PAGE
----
Cowan describes the importance of Saint Anthony as a pioneer of spirit:

. . . No man before him had so deliberately chosen to turn aridity into a positive value. The desert became his metaphor for being, his ageless encounter with lifelessness as a principle of rectitude.  No wonder he was such a threat to Rome. This lonely man living in the desert imposed a new valuation on human endeavor: that people had the right to an inner life over and above their responsibilities as social beings.  Such a premise went far beyond any that Socrates had proposed, even at his death.  A new force had entered the world. By his retreat into the desert Anthony paved the way for others to take their first step on the road to selflessness.

St. Anthony was a renegade spirit, even in his own time.  His goal was to change – no, to transform himself.  Not ethically, not morally, but spiritually, mystically.  All great spiritual disciplines are timeless.  Stilling the mind, developing inwardness, cultivating detachment, these are all aspects of a genuine renovation of the spirit.1

Although we are all social beings, there is something to be said for taking time to develop mindfulness, and to some extent, withdrawing from the world.  The point is to be recollected, to not be bounced around by the stress in our lives.  Anthony of Egypt has an important lesson to teach on this score.

by Patrick Gaffney

by Patrick Gaffney

1 Portions of this blog was retrieved from: and

Why We Need Sleep

July 20, 2017 by pgd1

“Enjoy the honey-heavy dew of slumber.”
Shakespeare,   Julius Caesar.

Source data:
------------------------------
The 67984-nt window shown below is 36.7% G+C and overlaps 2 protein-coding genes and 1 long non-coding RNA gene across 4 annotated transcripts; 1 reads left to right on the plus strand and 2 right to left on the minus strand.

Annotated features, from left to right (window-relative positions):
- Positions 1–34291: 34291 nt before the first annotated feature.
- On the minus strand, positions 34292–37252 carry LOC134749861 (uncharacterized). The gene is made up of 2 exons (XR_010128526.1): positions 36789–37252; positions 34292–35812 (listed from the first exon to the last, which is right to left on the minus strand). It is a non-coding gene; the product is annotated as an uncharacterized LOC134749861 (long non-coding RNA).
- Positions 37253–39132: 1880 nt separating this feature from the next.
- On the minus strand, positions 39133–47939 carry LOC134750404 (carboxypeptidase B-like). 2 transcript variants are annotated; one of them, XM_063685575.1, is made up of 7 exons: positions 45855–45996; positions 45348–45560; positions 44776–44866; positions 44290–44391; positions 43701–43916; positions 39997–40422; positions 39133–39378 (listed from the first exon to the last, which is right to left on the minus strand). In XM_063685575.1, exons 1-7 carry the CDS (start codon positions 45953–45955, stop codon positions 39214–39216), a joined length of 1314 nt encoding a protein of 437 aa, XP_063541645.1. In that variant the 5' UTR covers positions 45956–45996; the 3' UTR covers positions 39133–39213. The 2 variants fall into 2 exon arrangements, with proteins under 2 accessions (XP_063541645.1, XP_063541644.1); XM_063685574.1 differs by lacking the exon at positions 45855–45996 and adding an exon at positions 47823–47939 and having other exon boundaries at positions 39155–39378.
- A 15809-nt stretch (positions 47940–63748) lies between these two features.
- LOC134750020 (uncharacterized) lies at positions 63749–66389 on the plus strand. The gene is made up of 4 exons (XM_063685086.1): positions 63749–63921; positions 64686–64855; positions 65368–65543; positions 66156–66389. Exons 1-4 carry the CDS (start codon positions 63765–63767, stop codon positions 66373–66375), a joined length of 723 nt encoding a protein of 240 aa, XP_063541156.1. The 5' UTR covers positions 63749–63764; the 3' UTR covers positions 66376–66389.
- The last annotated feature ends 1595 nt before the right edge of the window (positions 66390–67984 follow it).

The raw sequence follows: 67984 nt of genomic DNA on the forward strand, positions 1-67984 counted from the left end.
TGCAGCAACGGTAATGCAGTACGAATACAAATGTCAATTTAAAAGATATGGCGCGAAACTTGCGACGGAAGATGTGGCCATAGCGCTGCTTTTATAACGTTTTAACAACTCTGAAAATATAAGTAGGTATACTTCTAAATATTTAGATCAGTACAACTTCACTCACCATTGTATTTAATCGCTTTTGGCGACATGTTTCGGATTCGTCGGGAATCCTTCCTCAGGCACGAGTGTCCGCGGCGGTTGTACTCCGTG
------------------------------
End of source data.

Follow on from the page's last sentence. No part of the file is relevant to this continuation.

Russell Foster is a circadian neuroscientist:  He studies the sleep cycles of the brain.  And he asks: What do we know about sleep?

According to Foster, some areas of the brain are actually more active during the sleep state than during the wake state.  There are dozens of different ideas about why we sleep. Here are three of them.

The first is sort of the restoration idea, and it’s somewhat intuitive. Essentially, all the stuff we’ve burned up during the day, we restore, we replace, we rebuild during the night.

The second idea addresses the concept of energy conservation. You essentially sleep to save calories.

The third idea concerns brain processing and memory consolidation. Our ability to come up with novel solutions to complex problems is hugely enhanced by a night of sleep.  Sleeping at night enhances our creativity.

In the 1950s, good data suggests that most of us were getting around eight hours of sleep a night. Nowadays, we sleep one and a half to two hours less every night, so we’re in the six-and-a-half-hours every-night league. For teenagers, it’s worse. They need nine hours for full brain performance, and many of them, on a school night, are only getting five hours of sleep.  It’s simply not enough.